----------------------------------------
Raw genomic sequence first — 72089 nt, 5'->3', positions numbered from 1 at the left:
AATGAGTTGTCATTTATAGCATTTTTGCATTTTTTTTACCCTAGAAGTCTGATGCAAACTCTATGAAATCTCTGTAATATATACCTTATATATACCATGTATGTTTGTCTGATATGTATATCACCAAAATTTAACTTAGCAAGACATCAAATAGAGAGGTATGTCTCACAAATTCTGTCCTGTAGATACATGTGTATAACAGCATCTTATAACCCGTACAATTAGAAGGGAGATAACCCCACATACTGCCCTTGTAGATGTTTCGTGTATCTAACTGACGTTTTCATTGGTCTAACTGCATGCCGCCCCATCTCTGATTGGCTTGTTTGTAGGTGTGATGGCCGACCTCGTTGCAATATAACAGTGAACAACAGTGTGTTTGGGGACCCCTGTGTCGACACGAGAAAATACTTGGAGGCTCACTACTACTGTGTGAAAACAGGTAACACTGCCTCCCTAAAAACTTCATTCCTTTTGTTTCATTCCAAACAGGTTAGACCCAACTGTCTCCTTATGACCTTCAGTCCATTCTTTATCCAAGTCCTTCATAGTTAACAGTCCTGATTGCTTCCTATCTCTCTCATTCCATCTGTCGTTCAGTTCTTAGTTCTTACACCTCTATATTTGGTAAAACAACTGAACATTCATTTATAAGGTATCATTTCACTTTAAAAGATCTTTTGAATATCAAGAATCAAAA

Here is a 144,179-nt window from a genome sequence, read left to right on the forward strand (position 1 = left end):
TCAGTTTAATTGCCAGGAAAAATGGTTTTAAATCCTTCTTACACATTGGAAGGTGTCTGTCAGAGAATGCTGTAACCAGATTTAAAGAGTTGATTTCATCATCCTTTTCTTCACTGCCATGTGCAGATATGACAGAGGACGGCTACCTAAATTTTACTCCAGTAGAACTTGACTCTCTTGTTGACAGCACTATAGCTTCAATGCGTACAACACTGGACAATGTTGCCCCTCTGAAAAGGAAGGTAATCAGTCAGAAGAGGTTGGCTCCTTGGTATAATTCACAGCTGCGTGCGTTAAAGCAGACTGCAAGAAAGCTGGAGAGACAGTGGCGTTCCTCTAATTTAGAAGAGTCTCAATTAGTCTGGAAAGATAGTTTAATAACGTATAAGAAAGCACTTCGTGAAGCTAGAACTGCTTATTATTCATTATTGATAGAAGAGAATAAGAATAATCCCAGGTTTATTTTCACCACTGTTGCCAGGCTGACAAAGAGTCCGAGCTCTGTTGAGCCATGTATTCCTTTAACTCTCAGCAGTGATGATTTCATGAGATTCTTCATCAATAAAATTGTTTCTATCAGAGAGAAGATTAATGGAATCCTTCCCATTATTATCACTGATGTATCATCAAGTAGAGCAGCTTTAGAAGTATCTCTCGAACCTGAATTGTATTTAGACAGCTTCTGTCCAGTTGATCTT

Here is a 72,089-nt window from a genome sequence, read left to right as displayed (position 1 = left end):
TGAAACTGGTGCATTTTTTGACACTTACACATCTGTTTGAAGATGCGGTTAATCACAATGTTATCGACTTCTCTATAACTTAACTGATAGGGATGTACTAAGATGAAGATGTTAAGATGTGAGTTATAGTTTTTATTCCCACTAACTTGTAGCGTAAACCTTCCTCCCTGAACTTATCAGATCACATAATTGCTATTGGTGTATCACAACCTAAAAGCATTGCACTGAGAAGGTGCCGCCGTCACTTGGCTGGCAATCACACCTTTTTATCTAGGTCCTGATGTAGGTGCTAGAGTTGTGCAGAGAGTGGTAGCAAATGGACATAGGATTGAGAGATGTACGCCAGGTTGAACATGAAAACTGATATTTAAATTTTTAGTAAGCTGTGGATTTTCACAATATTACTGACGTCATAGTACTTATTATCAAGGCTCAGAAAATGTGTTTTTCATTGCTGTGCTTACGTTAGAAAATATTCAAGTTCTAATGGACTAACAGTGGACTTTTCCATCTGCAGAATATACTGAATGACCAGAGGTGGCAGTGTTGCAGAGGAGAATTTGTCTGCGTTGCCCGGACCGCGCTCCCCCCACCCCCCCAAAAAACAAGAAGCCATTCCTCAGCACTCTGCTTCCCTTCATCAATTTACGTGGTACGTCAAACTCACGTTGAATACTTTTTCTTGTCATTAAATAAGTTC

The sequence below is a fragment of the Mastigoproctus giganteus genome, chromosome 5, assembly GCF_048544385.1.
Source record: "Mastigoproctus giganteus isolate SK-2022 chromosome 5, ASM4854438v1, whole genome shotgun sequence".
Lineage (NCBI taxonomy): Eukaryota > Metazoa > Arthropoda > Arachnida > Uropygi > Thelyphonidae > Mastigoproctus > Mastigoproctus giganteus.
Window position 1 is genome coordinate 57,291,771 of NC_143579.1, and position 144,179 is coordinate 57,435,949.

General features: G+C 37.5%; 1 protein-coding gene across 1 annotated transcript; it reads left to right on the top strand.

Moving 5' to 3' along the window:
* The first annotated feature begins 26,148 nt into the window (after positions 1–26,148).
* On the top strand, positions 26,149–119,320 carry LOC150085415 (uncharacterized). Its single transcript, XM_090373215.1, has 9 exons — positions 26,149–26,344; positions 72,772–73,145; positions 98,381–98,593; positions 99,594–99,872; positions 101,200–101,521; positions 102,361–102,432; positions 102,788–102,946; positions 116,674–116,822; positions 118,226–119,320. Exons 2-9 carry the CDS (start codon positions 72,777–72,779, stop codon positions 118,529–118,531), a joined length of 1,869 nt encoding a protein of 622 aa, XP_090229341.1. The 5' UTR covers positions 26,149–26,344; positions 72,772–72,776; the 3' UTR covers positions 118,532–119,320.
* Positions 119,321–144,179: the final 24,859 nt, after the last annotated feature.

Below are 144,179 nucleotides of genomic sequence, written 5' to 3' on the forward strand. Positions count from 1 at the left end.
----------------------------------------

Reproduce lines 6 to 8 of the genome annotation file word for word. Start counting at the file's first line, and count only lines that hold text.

TGAAACTGGTGCATTTTTTGACACTTACACATCTGTTTGAAGATGCGGTTAATCACAATGTTATCGACTTCTCTATAACTTAACTGATAGGGATGTACTAAGATGAAGATGTTAAGATGTGAGTTATAGTTTTTATTCCCACTAACTTGTAGCGTAAACCTTCCTCCCTGAACTTATCAGATCACATAATTGCTATTGGTGTATCACAACCTAAAAGCATTGCACTGAGAAGGTGCCGCCGTCACTTGGCTGGCAATCACACCTTTTTATCTAGGTCCTGATGTAGGTGCTAGAGTTGTGCAGAGAGTGGTAGCAAATGGACATAGGATTGAGAGATGTACGCCAGGTTGAACATGAAAACTGATATTTAAATTTTTAGTAAGCTGTGGATTTTCACAATATTACTGACGTCATAGTACTTATTATCAAGGCTCAGAAAATGTGTTTTTCATTGCTGTGCTTACGTTAGAAAATATTCAAGTTCTAATGGACTAACAGTGGACTTTTCCATCTGCAGAATATACTGAATGACCAGAGGTGGCAGTGTTGCAGAGGAGAATTTGTCTGCGTTGCCCGGACCGCGCTCCCCCCACCCCCCCAAAAAACAAGAAGCCATTCCTCAGCACTCTGCTTCCCTTCATCAATTTACGTGGTACGTCAAACTCACGTTGAATACTTTTTCTTGTCATTAAATAAGTTC

The sequence below is a fragment of the Mastigoproctus giganteus genome, chromosome 5, assembly GCF_048544385.1.
Source record: "Mastigoproctus giganteus isolate SK-2022 chromosome 5, ASM4854438v1, whole genome shotgun sequence".